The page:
A fuzzball

*is* a black hole; spacetime, photons, and all else that is not exquisitely close to the surface of a fuzzball are thought to be affected in precisely the same fashion as with a classic black hole featuring a singularity at its center. Classic black holes and fuzzballs differ only at the quantum level; that is, they differ only in their internal composition as well as how they affect

virtual particleIn physics, a virtual particle is a particle that exists for a limited time and space. The energy and momentum of a virtual particle are uncertain according to the uncertainty principle...

s that form close to their event horizons (see

*Information paradox*, below). Fuzzball theory is thought by its proponents to be the true quantum description of black holes.

Since the volume of fuzzballs is a function of the Schwarzschild radius (2,954 meters per solar mass), fuzzballs have a variable density that decreases as the inverse square of their mass (twice the mass is twice the diameter, which is eight times the volume, resulting in one‑quarter the density). A typical 6.8solar-mass fuzzball would have a mean density of . A bit of such a fuzzball the size of a drop of water would have a mass of twenty million metric tons, which is the mass of a granite ball 240 meters in diameter. Though such densities are almost unimaginably extreme, they are, mathematically speaking, infinitely far from infinite density. Although the densities of typical stellar-mass fuzzballs are quite great—about the same as

neutron starA neutron star is a type of stellar remnant that can result from the gravitational collapse of a massive star during a Type II, Type Ib or Type Ic supernova event. Such stars are composed almost entirely of neutrons, which are subatomic particles without electrical charge and with a slightly larger...

s—their densities are many orders of magnitude less than the

Planck density , which is equivalent to the mass of the universe packed into the volume of a single atomic nucleus.

Fuzzballs become less dense as their mass increases due to

*fractional tension.* When matter or energy (strings) fall onto a fuzzball, more strings aren’t simply added to the fuzzball; strings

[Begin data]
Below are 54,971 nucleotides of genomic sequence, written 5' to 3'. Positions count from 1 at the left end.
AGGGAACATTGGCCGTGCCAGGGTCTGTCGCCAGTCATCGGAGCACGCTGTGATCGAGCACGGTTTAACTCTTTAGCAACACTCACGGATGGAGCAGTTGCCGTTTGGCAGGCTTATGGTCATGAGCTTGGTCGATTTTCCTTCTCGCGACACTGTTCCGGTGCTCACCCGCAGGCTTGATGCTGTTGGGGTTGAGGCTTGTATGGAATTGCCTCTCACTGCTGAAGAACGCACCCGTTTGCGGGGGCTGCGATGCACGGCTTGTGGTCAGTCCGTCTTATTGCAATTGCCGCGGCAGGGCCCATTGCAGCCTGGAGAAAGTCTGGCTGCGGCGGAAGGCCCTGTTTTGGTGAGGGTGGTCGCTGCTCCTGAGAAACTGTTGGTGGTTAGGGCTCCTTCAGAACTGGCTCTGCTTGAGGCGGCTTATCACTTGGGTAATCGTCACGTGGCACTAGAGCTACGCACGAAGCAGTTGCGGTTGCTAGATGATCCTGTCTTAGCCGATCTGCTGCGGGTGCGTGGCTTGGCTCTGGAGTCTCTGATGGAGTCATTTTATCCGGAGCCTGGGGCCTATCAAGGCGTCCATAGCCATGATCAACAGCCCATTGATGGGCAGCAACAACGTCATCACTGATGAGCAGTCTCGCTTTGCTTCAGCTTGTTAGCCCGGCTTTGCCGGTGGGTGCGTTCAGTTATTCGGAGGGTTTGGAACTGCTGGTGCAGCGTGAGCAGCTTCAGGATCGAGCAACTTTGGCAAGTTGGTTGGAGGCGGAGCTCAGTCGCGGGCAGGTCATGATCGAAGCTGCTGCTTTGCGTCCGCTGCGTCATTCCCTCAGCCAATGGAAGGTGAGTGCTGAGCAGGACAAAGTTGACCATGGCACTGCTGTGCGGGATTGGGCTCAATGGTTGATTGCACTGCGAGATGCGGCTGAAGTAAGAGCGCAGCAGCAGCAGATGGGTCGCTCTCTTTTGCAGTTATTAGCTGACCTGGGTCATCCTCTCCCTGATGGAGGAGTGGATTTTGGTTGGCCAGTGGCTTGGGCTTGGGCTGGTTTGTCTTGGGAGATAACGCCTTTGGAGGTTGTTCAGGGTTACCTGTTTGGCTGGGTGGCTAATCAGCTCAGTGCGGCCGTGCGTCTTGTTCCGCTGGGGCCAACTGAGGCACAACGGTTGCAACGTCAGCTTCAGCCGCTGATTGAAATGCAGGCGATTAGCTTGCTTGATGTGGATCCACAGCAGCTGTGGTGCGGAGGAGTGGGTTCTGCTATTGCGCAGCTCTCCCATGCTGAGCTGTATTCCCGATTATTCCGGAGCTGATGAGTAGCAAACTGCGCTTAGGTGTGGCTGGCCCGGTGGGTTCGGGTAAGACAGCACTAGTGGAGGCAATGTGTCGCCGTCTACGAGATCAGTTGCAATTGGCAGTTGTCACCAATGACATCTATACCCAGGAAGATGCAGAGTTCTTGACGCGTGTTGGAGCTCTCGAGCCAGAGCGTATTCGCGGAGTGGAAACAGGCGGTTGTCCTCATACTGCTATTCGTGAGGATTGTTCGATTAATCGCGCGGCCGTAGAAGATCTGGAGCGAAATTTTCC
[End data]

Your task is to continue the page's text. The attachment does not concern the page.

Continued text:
*fuse together*, and in doing so, all the quantum information of the infalling strings becomes part of larger, more complex strings. Due to fractional tension, string tension exponentially decreases as they become more complex with more modes of vibration, relaxing to considerable lengths. The “mathematical beauty” of the string theory formulas Mathur and Lunin employed lies in how the fractional tension values produce fuzzball radii that precisely equal Schwarzschild radii, which

Karl SchwarzschildKarl Schwarzschild was a German physicist. He is also the father of astrophysicist Martin Schwarzschild.He is best known for providing the first exact solution to the Einstein field equations of general relativity, for the limited case of a single spherical non-rotating mass, which he accomplished...

calculated using an entirely different mathematical technique 87 years earlier.

Due to the mass-density inverse-square rule, all fuzzballs need not have unimaginable densities. There are also

supermassive black holeA supermassive black hole is the largest type of black hole in a galaxy, in the order of hundreds of thousands to billions of solar masses. Most, and possibly all galaxies, including the Milky Way, are believed to contain supermassive black holes at their centers.Supermassive black holes have...

s, which are found at the center of virtually all galaxies. Sagittarius A*, the black hole at the center of our Milky Way galaxy, is 4.3 million solar masses. If it is actually a fuzzball, it has a mean density that is “only” 51 times that of gold. At 3.9 billion solar masses, near the upper bounds for supermassive black holes, a fuzzball would have a radius of 77

astronomical unitAn astronomical unit is a unit of length equal to about or approximately the mean Earth–Sun distance....

s—about the same size as the termination shock of our solar system’s heliosphere—and a mean density equal to that of the Earth's atmosphere at sea level (1.2 kg/m

^{3}).

Irrespective of a fuzzball’s mass and resultant density, the determining factor establishing where its surface lies is the threshold at which the fuzzball’s escape velocity precisely equals the speed of light. Escape velocity, as its name suggests, is the velocity a body must achieve to escape from a massive object. For earth, this is 11.2 km/s. In the other direction, a massive object’s escape velocity is equal to the impact velocity achieved by a falling body that has fallen from the edge of a massive object’s sphere of gravitational influence. Thus, event horizons—for both classic black holes and fuzzballs—lie precisely at the point where spacetime has warped to such an extent that falling bodies just achieve the speed of light. According to

Albert EinsteinAlbert Einstein was a German-born theoretical physicist who developed the theory of general relativity, effecting a revolution in physics. For this achievement, Einstein is often regarded as the father of modern physics and one of the most prolific intellects in human history...